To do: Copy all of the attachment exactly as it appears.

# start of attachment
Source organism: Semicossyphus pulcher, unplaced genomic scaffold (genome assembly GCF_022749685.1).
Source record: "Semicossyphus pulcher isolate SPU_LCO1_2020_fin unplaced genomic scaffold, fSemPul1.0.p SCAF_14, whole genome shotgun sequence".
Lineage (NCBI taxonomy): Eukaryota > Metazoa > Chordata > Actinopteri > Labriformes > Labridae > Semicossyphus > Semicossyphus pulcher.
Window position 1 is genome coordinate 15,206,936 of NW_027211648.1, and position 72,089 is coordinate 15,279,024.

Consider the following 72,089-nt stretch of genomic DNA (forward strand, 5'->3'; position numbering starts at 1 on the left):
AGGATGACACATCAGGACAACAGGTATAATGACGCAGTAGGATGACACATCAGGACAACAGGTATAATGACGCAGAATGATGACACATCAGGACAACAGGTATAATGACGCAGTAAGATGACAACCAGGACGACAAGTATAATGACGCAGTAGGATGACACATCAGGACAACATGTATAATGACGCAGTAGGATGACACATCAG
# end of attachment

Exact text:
Source organism: Semicossyphus pulcher, unplaced genomic scaffold (genome assembly GCF_022749685.1).
Source record: "Semicossyphus pulcher isolate SPU_LCO1_2020_fin unplaced genomic scaffold, fSemPul1.0.p SCAF_14, whole genome shotgun sequence".
Lineage (NCBI taxonomy): Eukaryota > Metazoa > Chordata > Actinopteri > Labriformes > Labridae > Semicossyphus > Semicossyphus pulcher.
Window position 1 is genome coordinate 15,206,936 of NW_027211648.1, and position 72,089 is coordinate 15,279,024.

Consider the following 72,089-nt stretch of genomic DNA (forward strand, 5'->3'; position numbering starts at 1 on the left):
AGGATGACACATCAGGACAACAGGTATAATGACGCAGTAGGATGACACATCAGGACAACAGGTATAATGACGCAGAATGATGACACATCAGGACAACAGGTATAATGACGCAGTAAGATGACAACCAGGACGACAAGTATAATGACGCAGTAGGATGACACATCAGGACAACATGTATAATGACGCAGTAGGATGACACATCAG